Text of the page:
When I first transitioned, I was super active in the trans community online, and fairly open about it in-person, but then I hit a point of exhaustion, and stopped talking about it so much. I shared the fact with fewer people and in general, just didn’t bring it up in conversation. And that rest, that break from constantly examining my identity and my place in the world was what I needed. I needed to just exist for a few years and find other parts of myself beyond my trans identity, and to see what else had changed about me during the period of my transition, either because of it, or irregardless of it.
About two years ago, I realized I was unhappy with my body, not from a dysphoria sense, but from just the realization that for the first time in my life, I was kind of “out of shape.” I was always active and outdoors-y as a kid, so structured exercise was never really required. But now, college and grad school had taken their toll and while I was still skinny, I had so little strength and so little, just, general work capacity. So I got some dumbbells and worked out in my bedroom for six months. I saw a ton of improvements, so I got a barbell, some plates, and a squat rack and set up a gym in my basement and started lifting. And then I got really hooked.
Since I started lifting, I’ve realized my identity as an athlete has become inextricably linked to my trans identity. I often come back to the Jessi Kneeland quote that:
“[Weightlifting] makes me braver, less afraid of failure, and more able to embrace the process of anything worth pursuing…lifting weights has consistently helped me to break down labels and boundaries in my identity and to reinvent myself every day… Yesterday I was someone who couldn’t do that. Today I’m someone who can.”
Coming out as trans and transitioning six years ago may still be the hardest and bravest and best thing I’ve ever done for myself, but weightlifting has been the best thing I’ve ever done for my transition.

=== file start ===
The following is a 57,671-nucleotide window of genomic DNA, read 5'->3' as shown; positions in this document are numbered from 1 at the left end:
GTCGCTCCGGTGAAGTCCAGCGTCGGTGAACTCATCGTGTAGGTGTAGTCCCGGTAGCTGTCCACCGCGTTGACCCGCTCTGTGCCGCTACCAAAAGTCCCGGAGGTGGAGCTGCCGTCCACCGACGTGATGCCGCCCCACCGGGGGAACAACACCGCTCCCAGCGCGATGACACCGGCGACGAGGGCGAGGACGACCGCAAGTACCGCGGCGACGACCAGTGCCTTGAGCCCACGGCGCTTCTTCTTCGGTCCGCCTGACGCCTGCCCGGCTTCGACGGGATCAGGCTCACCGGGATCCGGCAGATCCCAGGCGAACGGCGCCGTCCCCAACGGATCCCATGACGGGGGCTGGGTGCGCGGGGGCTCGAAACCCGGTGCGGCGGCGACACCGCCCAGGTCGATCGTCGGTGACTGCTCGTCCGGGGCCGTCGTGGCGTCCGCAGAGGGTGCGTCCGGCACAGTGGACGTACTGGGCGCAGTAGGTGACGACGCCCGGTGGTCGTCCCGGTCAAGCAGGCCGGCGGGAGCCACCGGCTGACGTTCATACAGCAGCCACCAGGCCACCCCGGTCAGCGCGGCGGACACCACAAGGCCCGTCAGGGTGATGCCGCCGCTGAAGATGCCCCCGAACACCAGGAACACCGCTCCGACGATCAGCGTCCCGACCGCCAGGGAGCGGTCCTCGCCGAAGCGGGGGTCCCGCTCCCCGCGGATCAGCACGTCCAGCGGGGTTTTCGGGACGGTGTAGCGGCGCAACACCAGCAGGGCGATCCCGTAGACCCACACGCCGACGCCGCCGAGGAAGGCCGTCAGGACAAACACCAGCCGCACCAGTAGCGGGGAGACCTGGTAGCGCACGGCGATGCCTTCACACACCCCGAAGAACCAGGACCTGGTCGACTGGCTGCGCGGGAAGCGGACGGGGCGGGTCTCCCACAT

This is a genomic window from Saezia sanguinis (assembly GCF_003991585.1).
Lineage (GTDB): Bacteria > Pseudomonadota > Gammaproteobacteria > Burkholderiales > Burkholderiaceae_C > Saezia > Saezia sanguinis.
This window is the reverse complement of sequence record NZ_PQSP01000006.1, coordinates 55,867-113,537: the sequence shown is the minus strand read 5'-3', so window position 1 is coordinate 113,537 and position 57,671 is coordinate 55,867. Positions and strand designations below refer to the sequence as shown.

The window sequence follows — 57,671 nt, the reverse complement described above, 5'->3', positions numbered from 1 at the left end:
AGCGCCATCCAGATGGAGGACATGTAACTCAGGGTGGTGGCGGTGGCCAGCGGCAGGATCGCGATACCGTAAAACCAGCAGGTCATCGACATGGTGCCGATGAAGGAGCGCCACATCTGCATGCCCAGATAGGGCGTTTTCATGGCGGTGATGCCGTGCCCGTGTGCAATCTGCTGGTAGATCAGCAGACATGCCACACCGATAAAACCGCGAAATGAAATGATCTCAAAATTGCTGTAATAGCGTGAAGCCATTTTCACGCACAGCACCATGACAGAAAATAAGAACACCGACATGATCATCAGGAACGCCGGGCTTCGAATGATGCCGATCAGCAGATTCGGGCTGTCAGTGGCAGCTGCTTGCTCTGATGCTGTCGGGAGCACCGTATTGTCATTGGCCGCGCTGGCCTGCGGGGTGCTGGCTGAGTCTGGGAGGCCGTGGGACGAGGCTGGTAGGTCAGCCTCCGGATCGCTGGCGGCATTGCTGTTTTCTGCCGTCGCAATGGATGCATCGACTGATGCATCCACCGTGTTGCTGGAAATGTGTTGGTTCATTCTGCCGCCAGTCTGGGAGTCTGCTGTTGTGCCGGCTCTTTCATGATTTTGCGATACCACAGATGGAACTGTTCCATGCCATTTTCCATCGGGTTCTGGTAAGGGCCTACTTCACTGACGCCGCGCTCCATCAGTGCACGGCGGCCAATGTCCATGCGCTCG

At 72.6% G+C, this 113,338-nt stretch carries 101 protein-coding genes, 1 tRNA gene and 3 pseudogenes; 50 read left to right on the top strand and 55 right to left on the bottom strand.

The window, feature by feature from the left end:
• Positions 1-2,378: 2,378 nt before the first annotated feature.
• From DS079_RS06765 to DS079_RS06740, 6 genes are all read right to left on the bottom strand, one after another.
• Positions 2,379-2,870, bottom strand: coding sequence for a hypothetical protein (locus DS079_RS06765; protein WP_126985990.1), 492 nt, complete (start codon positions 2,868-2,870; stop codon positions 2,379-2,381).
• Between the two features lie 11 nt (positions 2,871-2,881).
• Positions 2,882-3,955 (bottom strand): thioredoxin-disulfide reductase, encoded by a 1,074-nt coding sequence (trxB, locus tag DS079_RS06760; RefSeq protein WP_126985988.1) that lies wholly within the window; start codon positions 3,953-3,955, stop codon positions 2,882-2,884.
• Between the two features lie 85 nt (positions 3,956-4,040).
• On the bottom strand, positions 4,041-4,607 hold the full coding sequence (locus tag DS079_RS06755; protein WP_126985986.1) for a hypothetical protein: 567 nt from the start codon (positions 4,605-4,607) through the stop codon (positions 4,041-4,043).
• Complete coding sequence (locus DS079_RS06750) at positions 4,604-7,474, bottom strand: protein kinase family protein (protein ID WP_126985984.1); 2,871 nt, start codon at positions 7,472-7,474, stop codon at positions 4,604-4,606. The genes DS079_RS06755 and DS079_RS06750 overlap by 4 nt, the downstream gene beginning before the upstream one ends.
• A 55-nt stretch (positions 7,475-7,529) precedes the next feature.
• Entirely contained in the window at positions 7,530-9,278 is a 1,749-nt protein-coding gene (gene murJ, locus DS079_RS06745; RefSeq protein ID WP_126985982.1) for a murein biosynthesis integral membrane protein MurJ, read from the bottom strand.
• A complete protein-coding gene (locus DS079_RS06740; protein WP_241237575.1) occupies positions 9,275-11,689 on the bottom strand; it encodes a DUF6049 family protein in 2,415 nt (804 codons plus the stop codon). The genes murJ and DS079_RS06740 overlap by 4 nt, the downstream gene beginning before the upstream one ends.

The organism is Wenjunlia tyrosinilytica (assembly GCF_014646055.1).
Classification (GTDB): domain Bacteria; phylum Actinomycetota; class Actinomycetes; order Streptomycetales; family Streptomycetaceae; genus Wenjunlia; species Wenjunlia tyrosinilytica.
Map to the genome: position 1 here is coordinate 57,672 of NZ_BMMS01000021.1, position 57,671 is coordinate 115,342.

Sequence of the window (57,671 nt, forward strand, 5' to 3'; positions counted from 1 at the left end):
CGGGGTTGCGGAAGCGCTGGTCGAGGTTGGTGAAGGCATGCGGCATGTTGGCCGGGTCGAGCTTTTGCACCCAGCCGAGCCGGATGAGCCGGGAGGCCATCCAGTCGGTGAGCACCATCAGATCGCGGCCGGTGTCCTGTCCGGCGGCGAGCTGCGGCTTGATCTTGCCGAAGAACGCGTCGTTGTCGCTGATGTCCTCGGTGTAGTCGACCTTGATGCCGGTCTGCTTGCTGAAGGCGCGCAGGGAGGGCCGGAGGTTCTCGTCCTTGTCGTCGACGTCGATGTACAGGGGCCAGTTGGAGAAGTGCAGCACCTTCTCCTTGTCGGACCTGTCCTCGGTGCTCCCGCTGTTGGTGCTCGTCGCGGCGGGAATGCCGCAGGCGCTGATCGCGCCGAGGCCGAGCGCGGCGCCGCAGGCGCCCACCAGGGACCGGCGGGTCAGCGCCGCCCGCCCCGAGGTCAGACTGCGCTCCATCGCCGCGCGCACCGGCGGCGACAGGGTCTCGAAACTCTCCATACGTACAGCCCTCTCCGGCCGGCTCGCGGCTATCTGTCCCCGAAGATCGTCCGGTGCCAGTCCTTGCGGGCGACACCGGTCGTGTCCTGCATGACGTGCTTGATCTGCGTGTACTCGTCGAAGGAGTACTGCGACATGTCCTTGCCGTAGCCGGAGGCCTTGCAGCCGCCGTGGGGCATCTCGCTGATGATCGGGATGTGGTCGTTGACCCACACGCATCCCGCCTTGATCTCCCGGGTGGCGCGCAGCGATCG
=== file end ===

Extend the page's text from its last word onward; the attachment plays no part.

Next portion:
Being into fitness and weightlifting while also being trans is difficult, because I still struggle with intensely hating my body in many ways. But weightlifting makes me love pieces of my body, individually. I love my quads, seeing my back muscles move, and even how visibly defined my arm and shoulder muscles are now. However, I still often hate my body as a sum of its parts, especially when I’m around other people. But when I’m alone and lifting and focused in the moment and can abandon all pretenses of self-consciousness, I find I can love my body. I can love the mind-body connection I have; love feeling my body move; savor feeling it strain as I feel out my physical limits. It’s absolutely addictive and I can’t imagine going back to not having this positive relationship with my body to help balance out the negative. Just like with the mental discipline and appreciation for hard work and incremental progress that comes with weightlifting, the longer I lift, the more that mind-body-connection-comfort seeps over into other areas of my life. As a trans athlete (and I would imagine even for cis athletes who struggle with similar feelings of discomfort in their bodies), fitness and weightlifting present a route to feeling comfortable in my body that I never would have thought possible a few years ago.